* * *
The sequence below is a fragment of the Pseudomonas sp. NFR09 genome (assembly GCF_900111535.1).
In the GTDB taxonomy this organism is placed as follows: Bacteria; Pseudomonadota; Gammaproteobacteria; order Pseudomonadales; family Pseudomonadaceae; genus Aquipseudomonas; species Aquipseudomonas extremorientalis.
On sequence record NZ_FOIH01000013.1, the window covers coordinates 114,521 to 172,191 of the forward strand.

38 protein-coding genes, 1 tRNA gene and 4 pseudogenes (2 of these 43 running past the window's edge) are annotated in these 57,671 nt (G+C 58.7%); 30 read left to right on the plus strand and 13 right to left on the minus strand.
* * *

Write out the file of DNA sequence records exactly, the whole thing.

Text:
The sequence below is a fragment of the Pseudomonas sp. NFR09 genome (assembly GCF_900111535.1).
In the GTDB taxonomy this organism is placed as follows: Bacteria; Pseudomonadota; Gammaproteobacteria; order Pseudomonadales; family Pseudomonadaceae; genus Aquipseudomonas; species Aquipseudomonas extremorientalis.
On sequence record NZ_FOIH01000013.1, the window covers coordinates 114,521 to 172,191 of the forward strand.

38 protein-coding genes, 1 tRNA gene and 4 pseudogenes (2 of these 43 running past the window's edge) are annotated in these 57,671 nt (G+C 58.7%); 30 read left to right on the plus strand and 13 right to left on the minus strand.